'New York Times' Reporter On The Investigation Into U.S. Airstrikes In Iraq
ELISE HU, HOST:
The war in ISIS in Iraq and Syria is one that for the U.S. is mainly an air war. Officials say it's a very precise air war. But a recent investigation for The New York Times magazine finds it's not as precise as officials say. The report finds that 1 in 5 coalition airstrikes on ISIS targets in Iraq resulted in civilian deaths. That rate is 31 times higher than what the U.S. has acknowledged.
KELLY MCEVERS, HOST:
Azmat Khan and her colleague Anand Gopal spent 18 months investigating this, going door to door in the Iraqi city of Mosul. And they found that while some of the civilian deaths were because of a proximity to a legitimate ISIS target, many others appear to be the result of flawed or outdated intelligence. And the military is not keeping accurate logs of its actions. Azmat Khan told me about one Iraqi man named Basim Razzo and what happened to him on a night in 2015.
AZMAT KHAN: Basim wakes up in the middle of the night at around 1:45 a.m. in his house. And he realizes his bed is snapped in two. He feels this incredible pain. He can taste blood in his mouth. And he looks up, and he sees the stars over Mosul. He calls for his wife, and he calls for his daughter. And he doesn't get an answer. And he learns that his wife, Mayada, his daughter, Tuqa, his brother, Mohannad, and his nephew, Najib, have all been killed in an airstrike.
And not long after he leaves the hospital, a video is uploaded to the U.S.-led coalition's YouTube channel showing two airstrikes hitting two homes. And the video dubs this an ISIS VBIED facility, a car bomb factory. So Basim, who sees this video, later immediately recognizes these two homes as his and his brother's.
MCEVERS: And did the U.S. coalition count Basim's family as civilians - people who'd been killed as civilians?
KHAN: Not for a year and a half, and they very likely would not have counted them as civilians had we not pushed his case. He and his family members, the four members who died, were tallied as ISIS.
MCEVERS: You actually got a copy of the coalition's internal probe of this strike on Basim's home and his brother's home. What did it say?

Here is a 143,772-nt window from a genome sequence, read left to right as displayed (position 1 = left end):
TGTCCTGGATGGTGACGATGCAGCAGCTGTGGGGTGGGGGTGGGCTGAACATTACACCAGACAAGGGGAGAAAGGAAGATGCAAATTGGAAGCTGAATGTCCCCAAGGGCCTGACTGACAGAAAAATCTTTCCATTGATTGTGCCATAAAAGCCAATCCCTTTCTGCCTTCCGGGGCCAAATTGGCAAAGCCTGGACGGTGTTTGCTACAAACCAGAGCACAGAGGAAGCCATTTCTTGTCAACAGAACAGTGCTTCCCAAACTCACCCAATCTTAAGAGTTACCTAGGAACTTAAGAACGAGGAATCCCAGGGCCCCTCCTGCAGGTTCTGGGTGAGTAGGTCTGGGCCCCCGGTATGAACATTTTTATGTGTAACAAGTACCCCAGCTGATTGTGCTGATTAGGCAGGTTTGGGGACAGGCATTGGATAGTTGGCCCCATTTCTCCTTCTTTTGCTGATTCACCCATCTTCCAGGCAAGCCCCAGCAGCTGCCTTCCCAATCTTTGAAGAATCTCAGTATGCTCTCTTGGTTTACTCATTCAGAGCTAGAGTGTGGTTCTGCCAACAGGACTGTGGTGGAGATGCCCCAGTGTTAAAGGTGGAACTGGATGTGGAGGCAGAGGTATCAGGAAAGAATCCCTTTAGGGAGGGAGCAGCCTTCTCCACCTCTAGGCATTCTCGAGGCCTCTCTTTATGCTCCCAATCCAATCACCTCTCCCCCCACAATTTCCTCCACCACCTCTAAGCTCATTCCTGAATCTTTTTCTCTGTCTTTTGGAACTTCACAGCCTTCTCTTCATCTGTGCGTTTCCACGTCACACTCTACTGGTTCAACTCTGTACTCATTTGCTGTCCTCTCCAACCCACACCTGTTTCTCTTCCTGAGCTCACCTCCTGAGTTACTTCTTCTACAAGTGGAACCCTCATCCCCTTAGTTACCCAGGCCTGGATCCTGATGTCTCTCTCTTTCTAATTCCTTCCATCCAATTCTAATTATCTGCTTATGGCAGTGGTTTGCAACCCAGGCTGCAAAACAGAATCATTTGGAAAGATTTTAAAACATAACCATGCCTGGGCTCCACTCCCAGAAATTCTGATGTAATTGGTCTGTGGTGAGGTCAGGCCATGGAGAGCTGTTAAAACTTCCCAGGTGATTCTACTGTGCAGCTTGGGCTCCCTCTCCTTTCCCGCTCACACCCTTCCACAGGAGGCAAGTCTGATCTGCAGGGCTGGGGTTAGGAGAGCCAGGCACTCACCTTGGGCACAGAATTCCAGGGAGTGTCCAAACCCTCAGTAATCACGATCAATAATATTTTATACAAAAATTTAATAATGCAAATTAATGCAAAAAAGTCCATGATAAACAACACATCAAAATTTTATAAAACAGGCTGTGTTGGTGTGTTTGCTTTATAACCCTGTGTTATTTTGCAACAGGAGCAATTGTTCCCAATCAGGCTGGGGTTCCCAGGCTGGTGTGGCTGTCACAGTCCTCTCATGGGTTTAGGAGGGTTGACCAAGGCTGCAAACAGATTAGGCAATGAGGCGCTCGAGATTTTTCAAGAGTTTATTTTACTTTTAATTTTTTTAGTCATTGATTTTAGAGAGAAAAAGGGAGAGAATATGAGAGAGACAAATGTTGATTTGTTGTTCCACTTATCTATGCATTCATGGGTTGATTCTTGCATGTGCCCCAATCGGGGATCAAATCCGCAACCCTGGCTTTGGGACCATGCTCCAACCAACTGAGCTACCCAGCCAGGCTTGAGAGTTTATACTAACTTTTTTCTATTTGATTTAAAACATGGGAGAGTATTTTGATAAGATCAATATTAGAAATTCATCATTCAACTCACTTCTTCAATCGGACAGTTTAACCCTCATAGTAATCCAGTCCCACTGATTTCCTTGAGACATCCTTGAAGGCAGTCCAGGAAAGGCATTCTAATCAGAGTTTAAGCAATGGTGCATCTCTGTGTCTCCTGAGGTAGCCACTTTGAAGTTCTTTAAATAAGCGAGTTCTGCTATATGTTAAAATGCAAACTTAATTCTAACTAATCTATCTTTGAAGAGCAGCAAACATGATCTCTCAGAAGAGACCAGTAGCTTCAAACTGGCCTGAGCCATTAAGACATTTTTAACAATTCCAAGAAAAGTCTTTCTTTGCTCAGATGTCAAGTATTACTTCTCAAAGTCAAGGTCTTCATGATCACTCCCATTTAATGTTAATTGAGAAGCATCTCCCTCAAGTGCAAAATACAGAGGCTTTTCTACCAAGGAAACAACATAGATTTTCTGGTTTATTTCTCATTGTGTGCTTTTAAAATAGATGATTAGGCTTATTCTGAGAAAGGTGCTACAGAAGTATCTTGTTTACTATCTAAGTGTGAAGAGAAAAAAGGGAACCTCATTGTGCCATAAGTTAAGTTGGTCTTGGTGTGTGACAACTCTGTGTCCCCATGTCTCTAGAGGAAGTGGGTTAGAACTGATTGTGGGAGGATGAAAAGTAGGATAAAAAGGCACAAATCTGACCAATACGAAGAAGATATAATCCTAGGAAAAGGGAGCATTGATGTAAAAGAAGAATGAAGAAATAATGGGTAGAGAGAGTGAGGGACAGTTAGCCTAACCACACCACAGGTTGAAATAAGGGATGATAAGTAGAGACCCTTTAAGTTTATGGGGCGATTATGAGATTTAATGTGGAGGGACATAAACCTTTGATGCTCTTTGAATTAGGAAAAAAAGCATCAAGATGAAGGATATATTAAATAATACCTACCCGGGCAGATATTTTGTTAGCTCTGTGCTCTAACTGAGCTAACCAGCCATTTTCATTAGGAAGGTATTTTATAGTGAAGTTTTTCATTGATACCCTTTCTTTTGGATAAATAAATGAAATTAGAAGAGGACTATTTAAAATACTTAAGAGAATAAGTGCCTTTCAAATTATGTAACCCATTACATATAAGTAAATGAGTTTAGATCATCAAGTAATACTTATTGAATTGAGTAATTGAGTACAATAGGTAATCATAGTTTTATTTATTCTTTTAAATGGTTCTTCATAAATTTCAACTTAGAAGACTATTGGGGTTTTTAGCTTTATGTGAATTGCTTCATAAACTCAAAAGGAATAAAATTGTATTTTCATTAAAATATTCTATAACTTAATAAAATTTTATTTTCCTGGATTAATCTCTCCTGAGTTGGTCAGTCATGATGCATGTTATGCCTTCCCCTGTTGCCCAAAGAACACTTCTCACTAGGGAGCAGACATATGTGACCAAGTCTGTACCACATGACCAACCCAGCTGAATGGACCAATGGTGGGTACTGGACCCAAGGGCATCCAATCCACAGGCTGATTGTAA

KHAN: The main thing to know is that this report details, you know, what went on after they'd received this intelligence. They'd vetted it through different authorities. And then they surveilled the houses with an hour and 35 minutes of footage. And in the footage, they noticed that there were no women or children. And this footage was shot in 15-minute increments, usually in the afternoon.
And it's incredibly hot in Mosul, so a lot of people are not outside. You know, they noticed that there was a gate that sometimes men opened in order to bring a car in. And even though the report noted there was nothing out of the ordinary, they noted that ISIS doesn't obviously brandish weapons. So none of this made it appear to them that it conflicted with their intelligence.
MCEVERS: How many other people are there like Basim that you documented, people who had lost relatives, who are not classified as civilians?
KHAN: So in the 103 airstrikes that we found, there were 75 civilian deaths and none of them that - by any accounts we could tell matched with numbers that had been acknowledged by the coalition.
MCEVERS: Of those 75, how many had been reported as civilian deaths by the coalition?
MCEVERS: What does this tell us about, you know, the intelligence gathering abilities of this U.S.-led coalition?
KHAN: Right. It tells us that you can have the most precise munitions. You can have the most precise weaponry in the history of warfare. But if your intelligence is wrong and you have the wrong target, it doesn't matter. You can still kill civilians. It appears that intelligence problems - we found them over and over - are incredibly important and that in order to prevent them from happening again, the military needs to know they're happening. And this is when questions of how they investigate really come into play and to what extent they're on the ground figuring these things out because how else would you know unless you get that ground truth?
MCEVERS: So in the case of Basim, was his case investigated, and what were the conclusions?
KHAN: Well, it's very fascinating because Basim tried himself to report this case on multiple occasions.
KHAN: And he even had a cousin who was a professor at Yale who had written an op-ed in The New York Times about this airstrike. Basim is somebody who speaks fluent English. He lived in the United States for years. He has access to email. He could document his case really, really well with GPS coordinates. There was a video of the airstrike.
So here's somebody who's really acting in the best-case scenario. And in his case, it took him a year and a half to get the coalition to admit that these were civilians publicly. It took him a year and a half to do that. So what chance do these Iraqis who are much poorer, who don't speak English, who don't have access to these resources, who don't necessarily meet a Western...
MCEVERS: Right - have cousin at Yale University.
KHAN: Exactly. What chance do they have?
MCEVERS: Yeah. Azmat Khan, thank you so much.
KHAN: Thank you, Kelly - appreciate it.
MCEVERS: The report is called "The Uncounted." It is in The New York Times magazine.
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